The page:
As headlines about San Francisco’s beleaguered Downtown trend nationwide, one foreign government has eyed an opportunity.
Taiwan, the self-ruled island that China claims as its territory, has spent an unprecedented amount of money to acquire a building in SoMa that will be the new home of its local diplomatic facility, the Taipei Economic and Cultural Office.
The office building, located at 345 Fourth St., is a brand-new, seven-story site with 56,000 square feet of space. The economic and cultural office currently rents two floors at 555 Montgomery St. in the Financial District.
“Buying properties for overseas diplomatic facilities (駐外館處) has been a policy of Taiwan’s government for over 20 years,” Scott Lai, the director-general of the Taipei Economic and Cultural Office, told The Standard in Mandarin. “To rent for a long term is not cost-effective.”
In addition to a workplace for staffers, the new office building will serve multiple functions, from processing visas to hosting large social events. Taiwan’s current cultural and economic center in Chinatown will be relocated to the new building.
Lai said his team is currently in the midst of a design process, with renovation expected to start in October. The grand opening is scheduled for the end of 2024.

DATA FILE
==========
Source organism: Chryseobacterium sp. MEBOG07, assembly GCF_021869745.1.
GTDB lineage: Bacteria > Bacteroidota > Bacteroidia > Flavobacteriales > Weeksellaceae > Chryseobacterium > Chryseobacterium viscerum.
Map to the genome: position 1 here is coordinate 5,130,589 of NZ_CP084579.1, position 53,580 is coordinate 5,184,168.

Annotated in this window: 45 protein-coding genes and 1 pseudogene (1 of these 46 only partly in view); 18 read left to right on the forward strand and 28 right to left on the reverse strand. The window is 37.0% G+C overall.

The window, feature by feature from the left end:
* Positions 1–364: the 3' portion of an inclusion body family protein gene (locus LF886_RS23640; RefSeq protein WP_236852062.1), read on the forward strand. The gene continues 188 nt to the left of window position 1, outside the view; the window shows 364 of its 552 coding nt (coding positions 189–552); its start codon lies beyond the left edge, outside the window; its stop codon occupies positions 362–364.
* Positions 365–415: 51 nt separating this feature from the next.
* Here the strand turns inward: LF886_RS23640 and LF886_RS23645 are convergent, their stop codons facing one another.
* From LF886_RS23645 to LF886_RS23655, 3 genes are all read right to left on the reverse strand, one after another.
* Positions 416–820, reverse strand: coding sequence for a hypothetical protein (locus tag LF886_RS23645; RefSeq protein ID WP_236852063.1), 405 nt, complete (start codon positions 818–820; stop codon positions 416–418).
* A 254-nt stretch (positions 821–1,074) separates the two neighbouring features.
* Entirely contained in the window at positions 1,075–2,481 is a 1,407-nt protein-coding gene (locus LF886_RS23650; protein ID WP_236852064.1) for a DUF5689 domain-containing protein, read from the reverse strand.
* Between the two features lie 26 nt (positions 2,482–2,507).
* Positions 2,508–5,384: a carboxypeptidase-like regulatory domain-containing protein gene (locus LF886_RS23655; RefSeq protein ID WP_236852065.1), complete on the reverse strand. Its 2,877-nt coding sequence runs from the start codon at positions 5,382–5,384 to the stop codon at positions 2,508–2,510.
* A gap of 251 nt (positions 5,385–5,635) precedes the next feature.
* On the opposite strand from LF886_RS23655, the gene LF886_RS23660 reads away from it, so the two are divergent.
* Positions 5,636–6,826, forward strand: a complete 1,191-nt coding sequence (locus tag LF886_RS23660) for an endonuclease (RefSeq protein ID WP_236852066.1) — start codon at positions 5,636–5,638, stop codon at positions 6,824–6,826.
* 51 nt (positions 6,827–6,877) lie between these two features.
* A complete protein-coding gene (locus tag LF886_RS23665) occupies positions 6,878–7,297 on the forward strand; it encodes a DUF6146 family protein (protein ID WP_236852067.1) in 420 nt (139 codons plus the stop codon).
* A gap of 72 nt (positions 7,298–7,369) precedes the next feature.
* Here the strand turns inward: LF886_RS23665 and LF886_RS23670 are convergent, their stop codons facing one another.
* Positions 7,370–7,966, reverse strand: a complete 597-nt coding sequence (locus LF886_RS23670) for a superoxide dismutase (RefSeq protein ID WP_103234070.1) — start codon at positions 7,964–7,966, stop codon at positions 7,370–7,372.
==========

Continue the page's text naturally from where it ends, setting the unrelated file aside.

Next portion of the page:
In 2020, Taiwan’s government passed an unprecedented budget of $2.28 billion in New Taiwan Dollars (or $73.5 million in U.S. dollars) to purchase and renovate a new San Francisco office in the next three years. That sum represented the largest amount allocated toward a diplomatic property purchase in the government’s history. In 2004, the Taipei Economic and Cultural Office’s New York outpost cost approximately NTD $1.7 billion.
After touring 15 properties, Lai said the agency decided to buy the SoMa property project earlier this year. The price tag was about $53 million. Equivalent buildings in Denver and Boston were purchased for considerably less.
“We got lucky,” Lai said. “There are many empty buildings Downtown now because of the pandemic.”
Politics may play a role in the high-profile purchase as well. Taiwan’s status has been a major sticking point in relations between Beijing and Washington, D.C.
Last year, then-House Speaker Nancy Pelosi visited the island, and earlier this year, Taiwan’s President Tsai Ing-wen met with House Speaker Kevin McCarthy in Southern California, triggering strong protests from Beijing and eroding the superpowers’ relationship.
Lai says the building’s acquisition demonstrates Taiwan’s determination to improve its connections with the U.S., while China has been objecting to any formal interactions between the two.
“Taiwan is in a good relationship with the U.S. now,” Lai said. “Buying this building will have a positive impact on the relationship in the future.”
Han Li can be reached at firstname.lastname@example.org